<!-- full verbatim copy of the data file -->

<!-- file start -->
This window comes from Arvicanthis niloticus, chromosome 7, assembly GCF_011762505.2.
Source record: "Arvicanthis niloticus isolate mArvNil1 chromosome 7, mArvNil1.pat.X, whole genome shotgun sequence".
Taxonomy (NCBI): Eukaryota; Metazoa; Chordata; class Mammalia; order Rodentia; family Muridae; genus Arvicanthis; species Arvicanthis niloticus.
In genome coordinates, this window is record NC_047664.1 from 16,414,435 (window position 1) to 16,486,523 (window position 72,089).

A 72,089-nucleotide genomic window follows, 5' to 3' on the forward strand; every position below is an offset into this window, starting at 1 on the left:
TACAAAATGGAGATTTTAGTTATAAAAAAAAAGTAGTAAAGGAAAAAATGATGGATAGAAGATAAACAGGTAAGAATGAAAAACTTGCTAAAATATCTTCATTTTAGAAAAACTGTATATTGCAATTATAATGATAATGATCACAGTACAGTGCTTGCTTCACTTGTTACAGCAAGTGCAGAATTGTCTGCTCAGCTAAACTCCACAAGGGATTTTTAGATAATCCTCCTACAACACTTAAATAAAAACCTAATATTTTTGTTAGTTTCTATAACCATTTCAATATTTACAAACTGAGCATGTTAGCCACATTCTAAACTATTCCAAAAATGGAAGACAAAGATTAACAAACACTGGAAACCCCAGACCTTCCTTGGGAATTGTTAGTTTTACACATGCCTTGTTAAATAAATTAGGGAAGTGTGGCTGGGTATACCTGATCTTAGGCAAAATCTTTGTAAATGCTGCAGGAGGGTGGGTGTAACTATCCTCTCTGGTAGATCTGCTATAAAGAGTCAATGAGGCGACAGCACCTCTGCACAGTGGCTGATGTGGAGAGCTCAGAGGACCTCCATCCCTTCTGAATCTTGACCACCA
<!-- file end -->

This window comes from Arvicanthis niloticus, chromosome 7, assembly GCF_011762505.2.
Source record: "Arvicanthis niloticus isolate mArvNil1 chromosome 7, mArvNil1.pat.X, whole genome shotgun sequence".
Taxonomy (NCBI): Eukaryota; Metazoa; Chordata; class Mammalia; order Rodentia; family Muridae; genus Arvicanthis; species Arvicanthis niloticus.
In genome coordinates, this window is record NC_047664.1 from 16,414,435 (window position 1) to 16,486,523 (window position 72,089).

A 72,089-nucleotide genomic window follows, 5' to 3' on the forward strand; every position below is an offset into this window, starting at 1 on the left:
TACAAAATGGAGATTTTAGTTATAAAAAAAAAGTAGTAAAGGAAAAAATGATGGATAGAAGATAAACAGGTAAGAATGAAAAACTTGCTAAAATATCTTCATTTTAGAAAAACTGTATATTGCAATTATAATGATAATGATCACAGTACAGTGCTTGCTTCACTTGTTACAGCAAGTGCAGAATTGTCTGCTCAGCTAAACTCCACAAGGGATTTTTAGATAATCCTCCTACAACACTTAAATAAAAACCTAATATTTTTGTTAGTTTCTATAACCATTTCAATATTTACAAACTGAGCATGTTAGCCACATTCTAAACTATTCCAAAAATGGAAGACAAAGATTAACAAACACTGGAAACCCCAGACCTTCCTTGGGAATTGTTAGTTTTACACATGCCTTGTTAAATAAATTAGGGAAGTGTGGCTGGGTATACCTGATCTTAGGCAAAATCTTTGTAAATGCTGCAGGAGGGTGGGTGTAACTATCCTCTCTGGTAGATCTGCTATAAAGAGTCAATGAGGCGACAGCACCTCTGCACAGTGGCTGATGTGGAGAGCTCAGAGGACCTCCATCCCTTCTGAATCTTGACCACCA